[BangPypers] Suggestion for GUI
noufal at gmail.com
Mon Jan 10 14:31:21 CET 2011
I could be totally wrong about this. I'm not a lawyer but this is my
general understanding of why dual licensing exists.
On Mon, Jan 10 2011, Narendra Sisodiya wrote:
> That's exactly I want to understand. Let take a fictitious example I
> purchased a book on PyQt. I wrote an excellent close software which is
> based on PyQt.
To use a third party package, you will need to accept their license - be
it the GPL, a BSD type (non-copyleft) license or a more restrictive
If you're using PyQt, you are bound by whatever license the version
you're using it released under.
If you are using the libre version of PyQt, it is made usable to you
under the terms of the GNU GPL (I haven't checked the website myself but
that's what this thread suggests).
The GNU GPL is a copyleft license which insists that applications
derived from software licensed under it also be released using the
same licensing terms as itself. This is a hack (one of RMSs best in my
opnion) using copyright to make sure that the software "stays"
free. It's not possible to take a GPL program and make a non-free version
of it (which is possible with non-copyleft free-software licenses like
the MIT license).
It's generally agreed upon that linking your code with a library
constitues a dervied work (I don't know if this has been legally
tested). This means that your program if released under a non-free
licenses is in violation of the GNU GPL and so you're doing something
illegal. Some libraries are released under the LGPL which is the GPL
with an extra clause that says that linking against them doesn't
constitute a derived work. AFAIK, PyQt is not one of them.
> I am start selling this proprietary software in market.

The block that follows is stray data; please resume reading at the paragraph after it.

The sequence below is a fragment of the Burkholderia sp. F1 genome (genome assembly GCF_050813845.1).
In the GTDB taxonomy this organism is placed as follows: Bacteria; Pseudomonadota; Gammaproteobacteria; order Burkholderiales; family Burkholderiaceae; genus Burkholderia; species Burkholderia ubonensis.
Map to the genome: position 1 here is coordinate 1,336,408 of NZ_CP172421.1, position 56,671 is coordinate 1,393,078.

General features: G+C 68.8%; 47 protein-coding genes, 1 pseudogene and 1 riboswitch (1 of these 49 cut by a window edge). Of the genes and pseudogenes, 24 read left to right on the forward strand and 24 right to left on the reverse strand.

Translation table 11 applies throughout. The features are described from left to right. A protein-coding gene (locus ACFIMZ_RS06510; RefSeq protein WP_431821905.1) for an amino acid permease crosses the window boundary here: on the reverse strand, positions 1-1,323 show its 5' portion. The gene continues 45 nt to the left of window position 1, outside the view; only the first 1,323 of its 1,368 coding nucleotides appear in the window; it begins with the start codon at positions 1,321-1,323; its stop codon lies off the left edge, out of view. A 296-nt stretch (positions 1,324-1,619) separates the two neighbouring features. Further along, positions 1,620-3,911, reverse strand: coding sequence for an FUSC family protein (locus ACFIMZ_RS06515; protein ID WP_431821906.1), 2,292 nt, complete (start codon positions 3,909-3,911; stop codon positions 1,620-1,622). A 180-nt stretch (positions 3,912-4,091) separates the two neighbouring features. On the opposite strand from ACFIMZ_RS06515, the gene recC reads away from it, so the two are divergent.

Selling has nothing to with software being libre or not. You can sell
copies of GPLed code (like RMS himself did with early copies of Emacs).
> people started purchasing this software from my website.
> They download PyQT. and they run my close software.
Your program *requires* PyQt to run so you have to obtain it under a
license. If you obtain a GPLed version, you have to make your own
application free software to confirm to the GPL. If you want to keep
your code closed, you have to obtain a version of PyQt that lets you do
this (for which you'll have to pay).
This is the point of dual licensing.
Another example is the GNU readline library. You cannot make a closed
source application that uses it without violating the GPL. If you want
to do that, you'll have to contact the copyright owners (the FSF), ask
them to give it to you under a different license that allows this for
which they might charge you money.
 The is the term where much of the legalities hide - if I use a
GPL'ed library is my code "derived"? If I use code that's generated by a
GPL program, is my code "derived"? etc.
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